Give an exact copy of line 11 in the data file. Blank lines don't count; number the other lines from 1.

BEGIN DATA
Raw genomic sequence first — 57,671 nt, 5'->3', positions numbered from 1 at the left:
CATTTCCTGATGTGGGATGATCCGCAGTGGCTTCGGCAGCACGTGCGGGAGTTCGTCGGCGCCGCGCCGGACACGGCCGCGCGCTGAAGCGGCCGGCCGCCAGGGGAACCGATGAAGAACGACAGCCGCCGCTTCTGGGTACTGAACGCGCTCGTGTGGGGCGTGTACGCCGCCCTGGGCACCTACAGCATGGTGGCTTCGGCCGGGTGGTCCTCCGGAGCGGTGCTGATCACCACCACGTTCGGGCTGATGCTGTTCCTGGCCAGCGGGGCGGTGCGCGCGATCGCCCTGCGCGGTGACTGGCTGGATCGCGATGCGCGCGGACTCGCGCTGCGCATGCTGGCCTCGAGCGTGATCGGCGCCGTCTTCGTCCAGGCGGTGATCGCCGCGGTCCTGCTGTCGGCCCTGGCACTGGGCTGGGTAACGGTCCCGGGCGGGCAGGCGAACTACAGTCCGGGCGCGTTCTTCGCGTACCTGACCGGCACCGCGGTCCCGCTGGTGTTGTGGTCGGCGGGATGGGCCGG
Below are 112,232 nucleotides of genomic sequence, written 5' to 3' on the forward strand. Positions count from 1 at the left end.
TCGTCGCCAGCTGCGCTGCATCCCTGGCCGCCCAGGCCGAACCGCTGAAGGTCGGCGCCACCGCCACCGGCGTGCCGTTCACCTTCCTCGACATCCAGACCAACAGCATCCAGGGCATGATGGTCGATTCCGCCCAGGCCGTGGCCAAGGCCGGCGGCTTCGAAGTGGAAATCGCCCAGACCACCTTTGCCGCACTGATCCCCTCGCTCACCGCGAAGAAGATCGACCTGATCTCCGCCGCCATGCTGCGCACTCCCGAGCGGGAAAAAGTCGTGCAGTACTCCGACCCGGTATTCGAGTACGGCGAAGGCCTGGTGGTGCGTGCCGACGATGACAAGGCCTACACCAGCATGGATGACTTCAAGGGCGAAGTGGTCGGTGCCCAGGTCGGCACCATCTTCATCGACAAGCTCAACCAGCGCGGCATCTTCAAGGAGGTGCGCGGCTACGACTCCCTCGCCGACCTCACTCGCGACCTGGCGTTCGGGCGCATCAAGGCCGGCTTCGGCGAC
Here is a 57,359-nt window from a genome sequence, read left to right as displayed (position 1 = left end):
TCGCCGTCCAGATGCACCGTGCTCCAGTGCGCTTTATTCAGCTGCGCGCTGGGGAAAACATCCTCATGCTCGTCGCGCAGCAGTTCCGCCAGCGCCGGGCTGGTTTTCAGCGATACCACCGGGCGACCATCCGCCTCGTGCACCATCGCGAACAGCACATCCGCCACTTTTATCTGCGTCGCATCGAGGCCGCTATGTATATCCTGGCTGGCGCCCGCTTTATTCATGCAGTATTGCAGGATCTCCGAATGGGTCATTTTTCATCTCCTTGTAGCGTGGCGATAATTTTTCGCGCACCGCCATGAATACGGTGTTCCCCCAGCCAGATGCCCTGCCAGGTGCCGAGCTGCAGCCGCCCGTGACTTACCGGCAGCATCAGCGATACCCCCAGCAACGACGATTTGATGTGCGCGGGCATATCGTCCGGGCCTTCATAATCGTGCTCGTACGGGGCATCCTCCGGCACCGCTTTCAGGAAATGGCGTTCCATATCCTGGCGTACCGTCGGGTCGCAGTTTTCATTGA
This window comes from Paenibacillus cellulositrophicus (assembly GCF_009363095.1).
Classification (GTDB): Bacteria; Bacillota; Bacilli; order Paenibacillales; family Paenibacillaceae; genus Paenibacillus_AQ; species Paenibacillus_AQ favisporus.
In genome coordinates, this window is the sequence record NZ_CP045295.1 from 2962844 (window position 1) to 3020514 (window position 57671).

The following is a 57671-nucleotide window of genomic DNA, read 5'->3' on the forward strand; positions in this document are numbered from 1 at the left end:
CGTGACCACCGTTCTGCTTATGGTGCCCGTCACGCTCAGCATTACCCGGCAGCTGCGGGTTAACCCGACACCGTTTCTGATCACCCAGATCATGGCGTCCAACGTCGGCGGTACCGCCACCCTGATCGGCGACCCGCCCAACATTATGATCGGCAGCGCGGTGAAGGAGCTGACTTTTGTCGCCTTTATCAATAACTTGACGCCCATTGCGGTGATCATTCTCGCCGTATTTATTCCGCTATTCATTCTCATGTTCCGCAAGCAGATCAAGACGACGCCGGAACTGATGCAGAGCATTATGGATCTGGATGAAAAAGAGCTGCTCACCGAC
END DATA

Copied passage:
CGTGACCACCGTTCTGCTTATGGTGCCCGTCACGCTCAGCATTACCCGGCAGCTGCGGGTTAACCCGACACCGTTTCTGATCACCCAGATCATGGCGTCCAACGTCGGCGGTACCGCCACCCTGATCGGCGACCCGCCCAACATTATGATCGGCAGCGCGGTGAAGGAGCTGACTTTTGTCGCCTTTATCAATAACTTGACGCCCATTGCGGTGATCATTCTCGCCGTATTTATTCCGCTATTCATTCTCATGTTCCGCAAGCAGATCAAGACGACGCCGGAACTGATGCAGAGCATTATGGATCTGGATGAAAAAGAGCTGCTCACCGAC